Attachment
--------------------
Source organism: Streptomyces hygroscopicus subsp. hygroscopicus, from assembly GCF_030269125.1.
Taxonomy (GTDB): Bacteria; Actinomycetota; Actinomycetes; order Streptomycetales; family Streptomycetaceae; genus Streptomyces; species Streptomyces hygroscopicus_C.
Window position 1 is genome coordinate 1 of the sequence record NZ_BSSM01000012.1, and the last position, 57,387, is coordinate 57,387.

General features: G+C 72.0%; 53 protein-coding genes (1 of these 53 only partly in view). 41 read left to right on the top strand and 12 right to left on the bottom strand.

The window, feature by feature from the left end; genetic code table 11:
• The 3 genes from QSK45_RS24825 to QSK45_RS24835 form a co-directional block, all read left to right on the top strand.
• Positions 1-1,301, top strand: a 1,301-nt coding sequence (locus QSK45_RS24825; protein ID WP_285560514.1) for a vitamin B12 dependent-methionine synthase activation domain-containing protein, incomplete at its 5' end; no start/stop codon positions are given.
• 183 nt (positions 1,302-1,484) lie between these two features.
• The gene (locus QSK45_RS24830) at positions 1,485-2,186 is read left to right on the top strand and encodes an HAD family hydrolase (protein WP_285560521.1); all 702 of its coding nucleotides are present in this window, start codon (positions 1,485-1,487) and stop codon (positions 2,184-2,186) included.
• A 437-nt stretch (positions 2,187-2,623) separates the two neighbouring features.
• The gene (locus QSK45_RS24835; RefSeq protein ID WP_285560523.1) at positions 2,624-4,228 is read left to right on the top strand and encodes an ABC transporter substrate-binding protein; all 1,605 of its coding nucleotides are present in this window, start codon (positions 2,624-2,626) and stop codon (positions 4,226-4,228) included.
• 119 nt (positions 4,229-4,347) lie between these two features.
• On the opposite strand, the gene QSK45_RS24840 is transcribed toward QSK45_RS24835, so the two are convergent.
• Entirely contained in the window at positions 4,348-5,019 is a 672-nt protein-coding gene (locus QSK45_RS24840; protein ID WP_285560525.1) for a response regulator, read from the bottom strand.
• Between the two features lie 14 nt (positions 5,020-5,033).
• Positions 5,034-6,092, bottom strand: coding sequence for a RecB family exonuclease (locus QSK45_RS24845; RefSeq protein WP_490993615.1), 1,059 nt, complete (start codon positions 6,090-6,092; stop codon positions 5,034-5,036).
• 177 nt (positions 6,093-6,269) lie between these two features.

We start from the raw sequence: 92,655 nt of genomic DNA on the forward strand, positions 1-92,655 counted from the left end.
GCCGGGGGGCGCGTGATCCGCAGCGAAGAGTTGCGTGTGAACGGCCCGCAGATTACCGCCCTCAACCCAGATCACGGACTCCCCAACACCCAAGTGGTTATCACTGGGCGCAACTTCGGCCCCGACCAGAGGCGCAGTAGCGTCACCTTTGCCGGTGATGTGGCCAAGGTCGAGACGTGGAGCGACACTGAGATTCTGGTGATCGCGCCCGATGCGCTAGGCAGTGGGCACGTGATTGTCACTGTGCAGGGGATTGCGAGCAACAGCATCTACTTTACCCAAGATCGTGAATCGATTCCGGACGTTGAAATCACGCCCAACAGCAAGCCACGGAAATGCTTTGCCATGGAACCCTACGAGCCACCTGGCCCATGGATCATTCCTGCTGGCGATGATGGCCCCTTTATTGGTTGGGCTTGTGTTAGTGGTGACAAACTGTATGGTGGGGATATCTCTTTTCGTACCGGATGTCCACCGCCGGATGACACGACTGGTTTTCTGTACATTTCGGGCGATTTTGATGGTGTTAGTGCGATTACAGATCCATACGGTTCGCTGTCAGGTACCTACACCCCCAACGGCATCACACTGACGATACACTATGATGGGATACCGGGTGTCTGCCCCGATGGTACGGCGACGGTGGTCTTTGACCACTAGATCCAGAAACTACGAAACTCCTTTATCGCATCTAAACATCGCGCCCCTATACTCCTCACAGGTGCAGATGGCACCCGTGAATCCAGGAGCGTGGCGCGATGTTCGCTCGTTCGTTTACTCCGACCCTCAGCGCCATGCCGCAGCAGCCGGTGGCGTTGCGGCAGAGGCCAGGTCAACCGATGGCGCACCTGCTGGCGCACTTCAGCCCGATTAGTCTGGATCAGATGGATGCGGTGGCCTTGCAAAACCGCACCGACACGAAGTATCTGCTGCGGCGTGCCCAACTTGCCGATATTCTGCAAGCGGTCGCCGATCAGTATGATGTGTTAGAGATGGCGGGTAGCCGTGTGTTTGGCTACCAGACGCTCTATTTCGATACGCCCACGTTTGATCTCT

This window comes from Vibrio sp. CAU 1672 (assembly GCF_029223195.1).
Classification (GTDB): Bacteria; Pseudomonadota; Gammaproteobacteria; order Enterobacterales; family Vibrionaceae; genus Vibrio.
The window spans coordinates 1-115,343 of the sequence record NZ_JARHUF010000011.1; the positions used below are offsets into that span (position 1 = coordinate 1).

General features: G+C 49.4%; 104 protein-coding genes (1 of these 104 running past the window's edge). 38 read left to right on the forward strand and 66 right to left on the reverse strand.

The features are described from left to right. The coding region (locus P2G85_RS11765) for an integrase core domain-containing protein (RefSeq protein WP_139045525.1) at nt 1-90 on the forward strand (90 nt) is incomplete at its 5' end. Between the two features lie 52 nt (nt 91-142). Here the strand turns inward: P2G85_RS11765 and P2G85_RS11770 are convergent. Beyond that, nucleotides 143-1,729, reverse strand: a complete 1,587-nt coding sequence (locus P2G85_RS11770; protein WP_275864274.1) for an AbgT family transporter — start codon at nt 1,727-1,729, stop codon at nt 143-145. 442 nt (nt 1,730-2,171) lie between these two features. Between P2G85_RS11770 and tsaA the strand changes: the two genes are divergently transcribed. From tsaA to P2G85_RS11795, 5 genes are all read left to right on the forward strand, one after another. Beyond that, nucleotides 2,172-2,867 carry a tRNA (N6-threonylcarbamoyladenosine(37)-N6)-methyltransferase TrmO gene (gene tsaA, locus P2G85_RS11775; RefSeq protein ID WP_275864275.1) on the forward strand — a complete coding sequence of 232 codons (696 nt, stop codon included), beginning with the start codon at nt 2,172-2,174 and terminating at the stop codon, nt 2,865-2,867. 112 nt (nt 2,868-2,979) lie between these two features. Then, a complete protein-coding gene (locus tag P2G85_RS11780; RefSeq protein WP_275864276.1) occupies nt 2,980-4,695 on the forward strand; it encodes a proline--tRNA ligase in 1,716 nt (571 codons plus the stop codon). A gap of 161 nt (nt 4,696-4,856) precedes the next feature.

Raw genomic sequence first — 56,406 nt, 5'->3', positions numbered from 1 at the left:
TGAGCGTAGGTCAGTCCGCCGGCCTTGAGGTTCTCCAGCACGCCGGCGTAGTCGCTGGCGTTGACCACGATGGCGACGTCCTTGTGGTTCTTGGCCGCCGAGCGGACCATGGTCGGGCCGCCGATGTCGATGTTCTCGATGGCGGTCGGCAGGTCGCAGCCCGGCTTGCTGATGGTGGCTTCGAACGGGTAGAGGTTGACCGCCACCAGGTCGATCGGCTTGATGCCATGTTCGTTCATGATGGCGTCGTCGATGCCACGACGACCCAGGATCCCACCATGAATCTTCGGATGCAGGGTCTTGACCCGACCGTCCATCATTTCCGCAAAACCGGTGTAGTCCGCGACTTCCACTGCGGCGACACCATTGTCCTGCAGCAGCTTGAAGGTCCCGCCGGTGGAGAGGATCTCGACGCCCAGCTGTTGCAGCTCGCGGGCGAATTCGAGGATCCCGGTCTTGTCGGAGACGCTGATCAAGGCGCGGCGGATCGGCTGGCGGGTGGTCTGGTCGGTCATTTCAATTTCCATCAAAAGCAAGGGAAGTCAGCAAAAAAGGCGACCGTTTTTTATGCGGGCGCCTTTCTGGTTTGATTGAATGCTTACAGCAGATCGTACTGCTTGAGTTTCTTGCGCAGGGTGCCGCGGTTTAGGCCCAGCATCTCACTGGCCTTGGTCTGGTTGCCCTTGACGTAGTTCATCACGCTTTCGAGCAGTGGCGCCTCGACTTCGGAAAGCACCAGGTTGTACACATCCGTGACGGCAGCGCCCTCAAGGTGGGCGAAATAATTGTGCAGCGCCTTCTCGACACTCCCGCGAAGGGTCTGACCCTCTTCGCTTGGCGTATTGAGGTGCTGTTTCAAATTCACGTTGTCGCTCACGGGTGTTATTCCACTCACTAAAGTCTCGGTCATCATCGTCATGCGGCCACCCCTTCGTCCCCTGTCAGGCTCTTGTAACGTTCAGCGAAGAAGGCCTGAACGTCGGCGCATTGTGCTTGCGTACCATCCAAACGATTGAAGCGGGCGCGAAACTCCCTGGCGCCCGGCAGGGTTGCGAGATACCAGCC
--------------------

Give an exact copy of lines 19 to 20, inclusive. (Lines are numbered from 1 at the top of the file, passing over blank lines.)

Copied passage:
GCCGGGGGGCGCGTGATCCGCAGCGAAGAGTTGCGTGTGAACGGCCCGCAGATTACCGCCCTCAACCCAGATCACGGACTCCCCAACACCCAAGTGGTTATCACTGGGCGCAACTTCGGCCCCGACCAGAGGCGCAGTAGCGTCACCTTTGCCGGTGATGTGGCCAAGGTCGAGACGTGGAGCGACACTGAGATTCTGGTGATCGCGCCCGATGCGCTAGGCAGTGGGCACGTGATTGTCACTGTGCAGGGGATTGCGAGCAACAGCATCTACTTTACCCAAGATCGTGAATCGATTCCGGACGTTGAAATCACGCCCAACAGCAAGCCACGGAAATGCTTTGCCATGGAACCCTACGAGCCACCTGGCCCATGGATCATTCCTGCTGGCGATGATGGCCCCTTTATTGGTTGGGCTTGTGTTAGTGGTGACAAACTGTATGGTGGGGATATCTCTTTTCGTACCGGATGTCCACCGCCGGATGACACGACTGGTTTTCTGTACATTTCGGGCGATTTTGATGGTGTTAGTGCGATTACAGATCCATACGGTTCGCTGTCAGGTACCTACACCCCCAACGGCATCACACTGACGATACACTATGATGGGATACCGGGTGTCTGCCCCGATGGTACGGCGACGGTGGTCTTTGACCACTAGATCCAGAAACTACGAAACTCCTTTATCGCATCTAAACATCGCGCCCCTATACTCCTCACAGGTGCAGATGGCACCCGTGAATCCAGGAGCGTGGCGCGATGTTCGCTCGTTCGTTTACTCCGACCCTCAGCGCCATGCCGCAGCAGCCGGTGGCGTTGCGGCAGAGGCCAGGTCAACCGATGGCGCACCTGCTGGCGCACTTCAGCCCGATTAGTCTGGATCAGATGGATGCGGTGGCCTTGCAAAACCGCACCGACACGAAGTATCTGCTGCGGCGTGCCCAACTTGCCGATATTCTGCAAGCGGTCGCCGATCAGTATGATGTGTTAGAGATGGCGGGTAGCCGTGTGTTTGGCTACCAGACGCTCTATTTCGATACGCCCACGTTTGATCTCT

This window comes from Vibrio sp. CAU 1672 (assembly GCF_029223195.1).